Artifacts are not known to whisper their
secrets to you. I was really intrigued by the challenge of trying to make sense of artifacts. To try to pull the narrative out of dirt. Monticello-UVA Archaeological Field
School aims to teach students basics about archaeological field methods, that
is the mechanics of trying to take the ground apart in a controlled fashion and
also basic analytical methods so that we can put field observations together on
one hand with observations on artifacts on the other to try to tell a more
complete story about human history. The hands-on experience is so much more than a classroom can provide for most of the time. Here you get to feel the
differences in the texture of the dirt You get to get blisters on your hands
and realize that this is difficult work. You really have to be invested. You can
learn as much as you want about archaeology but until you go and do it,
you just don’t have the experience. Our work this summer focuses
on Site Six. It’s about a half mile east of Monticello Mansion. Specifically our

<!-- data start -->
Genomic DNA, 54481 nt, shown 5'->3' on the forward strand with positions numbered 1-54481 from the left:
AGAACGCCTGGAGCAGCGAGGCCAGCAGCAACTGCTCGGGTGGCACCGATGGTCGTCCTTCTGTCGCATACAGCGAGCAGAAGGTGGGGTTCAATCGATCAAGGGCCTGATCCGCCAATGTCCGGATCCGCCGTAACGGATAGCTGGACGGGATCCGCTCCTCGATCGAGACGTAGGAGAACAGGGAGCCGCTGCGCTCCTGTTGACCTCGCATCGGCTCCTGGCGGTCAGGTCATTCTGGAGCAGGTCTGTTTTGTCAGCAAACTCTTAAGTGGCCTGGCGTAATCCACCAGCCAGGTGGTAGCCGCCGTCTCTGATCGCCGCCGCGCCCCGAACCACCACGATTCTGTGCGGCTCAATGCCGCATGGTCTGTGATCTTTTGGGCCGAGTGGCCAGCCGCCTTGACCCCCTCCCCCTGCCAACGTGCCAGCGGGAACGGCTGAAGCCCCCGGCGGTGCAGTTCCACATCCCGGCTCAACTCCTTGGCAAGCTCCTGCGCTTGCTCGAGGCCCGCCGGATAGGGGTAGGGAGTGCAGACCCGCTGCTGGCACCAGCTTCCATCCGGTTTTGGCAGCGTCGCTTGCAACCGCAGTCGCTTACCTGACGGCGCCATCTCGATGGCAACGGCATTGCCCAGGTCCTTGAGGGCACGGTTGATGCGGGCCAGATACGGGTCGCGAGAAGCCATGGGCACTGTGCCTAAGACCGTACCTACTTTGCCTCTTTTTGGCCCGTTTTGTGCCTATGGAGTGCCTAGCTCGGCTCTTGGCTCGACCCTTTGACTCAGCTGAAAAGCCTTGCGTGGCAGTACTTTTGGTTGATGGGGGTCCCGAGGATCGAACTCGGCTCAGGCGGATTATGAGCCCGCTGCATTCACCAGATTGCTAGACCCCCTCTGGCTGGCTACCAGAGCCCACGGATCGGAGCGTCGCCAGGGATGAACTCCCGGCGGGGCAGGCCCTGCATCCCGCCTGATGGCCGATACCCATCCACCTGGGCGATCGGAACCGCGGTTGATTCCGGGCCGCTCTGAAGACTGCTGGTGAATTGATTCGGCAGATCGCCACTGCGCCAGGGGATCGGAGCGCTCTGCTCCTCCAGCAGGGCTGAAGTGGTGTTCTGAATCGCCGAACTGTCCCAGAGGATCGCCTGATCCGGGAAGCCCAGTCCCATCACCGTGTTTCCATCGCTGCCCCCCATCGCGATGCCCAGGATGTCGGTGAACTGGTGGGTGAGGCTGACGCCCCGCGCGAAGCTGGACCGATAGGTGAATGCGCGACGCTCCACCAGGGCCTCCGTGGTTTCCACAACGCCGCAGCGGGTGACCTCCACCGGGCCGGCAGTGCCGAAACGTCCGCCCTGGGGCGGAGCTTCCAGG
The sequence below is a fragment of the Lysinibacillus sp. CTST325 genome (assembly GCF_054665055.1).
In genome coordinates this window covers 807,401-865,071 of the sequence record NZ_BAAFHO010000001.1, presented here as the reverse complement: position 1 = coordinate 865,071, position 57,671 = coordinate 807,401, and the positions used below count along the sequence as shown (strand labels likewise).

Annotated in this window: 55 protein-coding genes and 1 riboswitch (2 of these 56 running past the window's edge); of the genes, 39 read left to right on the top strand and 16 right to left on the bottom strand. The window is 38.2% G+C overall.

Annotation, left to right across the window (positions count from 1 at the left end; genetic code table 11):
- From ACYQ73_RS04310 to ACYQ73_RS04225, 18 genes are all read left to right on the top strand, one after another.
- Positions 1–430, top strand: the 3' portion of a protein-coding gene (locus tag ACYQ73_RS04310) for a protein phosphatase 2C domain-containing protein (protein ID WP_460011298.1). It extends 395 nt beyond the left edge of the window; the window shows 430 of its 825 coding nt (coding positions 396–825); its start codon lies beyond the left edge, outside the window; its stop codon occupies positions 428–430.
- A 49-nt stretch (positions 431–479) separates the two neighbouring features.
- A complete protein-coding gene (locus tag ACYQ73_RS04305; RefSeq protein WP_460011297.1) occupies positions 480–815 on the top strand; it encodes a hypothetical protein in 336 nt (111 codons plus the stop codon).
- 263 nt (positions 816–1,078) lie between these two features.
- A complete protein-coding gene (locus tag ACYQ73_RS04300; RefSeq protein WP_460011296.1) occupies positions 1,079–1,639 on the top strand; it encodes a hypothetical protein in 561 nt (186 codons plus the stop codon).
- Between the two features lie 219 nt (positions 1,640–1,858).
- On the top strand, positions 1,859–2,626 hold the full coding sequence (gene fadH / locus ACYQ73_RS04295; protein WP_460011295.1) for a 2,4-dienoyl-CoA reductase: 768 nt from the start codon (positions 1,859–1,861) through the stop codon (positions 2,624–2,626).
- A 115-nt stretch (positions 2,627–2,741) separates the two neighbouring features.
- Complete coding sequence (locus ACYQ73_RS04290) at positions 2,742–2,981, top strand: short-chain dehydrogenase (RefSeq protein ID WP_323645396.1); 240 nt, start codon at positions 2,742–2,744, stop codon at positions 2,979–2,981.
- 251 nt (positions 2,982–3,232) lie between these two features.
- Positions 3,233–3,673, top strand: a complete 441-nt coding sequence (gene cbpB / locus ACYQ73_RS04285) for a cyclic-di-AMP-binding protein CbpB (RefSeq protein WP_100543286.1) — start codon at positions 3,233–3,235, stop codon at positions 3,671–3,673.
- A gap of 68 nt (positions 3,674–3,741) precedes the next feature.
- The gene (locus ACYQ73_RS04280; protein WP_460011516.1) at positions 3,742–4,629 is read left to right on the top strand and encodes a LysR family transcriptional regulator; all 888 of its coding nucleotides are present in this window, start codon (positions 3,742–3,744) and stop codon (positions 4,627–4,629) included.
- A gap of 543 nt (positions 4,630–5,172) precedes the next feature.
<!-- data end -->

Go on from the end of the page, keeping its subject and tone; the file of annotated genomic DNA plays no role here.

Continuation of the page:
work is aimed at domestic economies and social relationships among enslaved field
laborers. Students have an opportunity to help us figure out how stratigraphic
observations and the artifacts that we’re recovering can help advance our
understanding of the dynamics that comprised Jefferson’s Monticello in the
18th and early 19th centuries Unlike a lot of disciplines, it’s
inherently a team enterprise. Even just digging shovel test pits, it’s a very tedious process. You need at least one person to go and help you screen, double-check
your paperwork, it’s all a collaborative effort. It’s really hard to do
archaeology alone. You can’t dig a site by yourself. I consider it an honor to be
able to work at a site like Monticello. It’s a little humbling when you think
about how much history is poured into an area like this because you’re rebuilding
history and re-establishing an unwritten way that history might have unfolded. [MUSIC PLAYING]

Author Since: Mar 11, 2019

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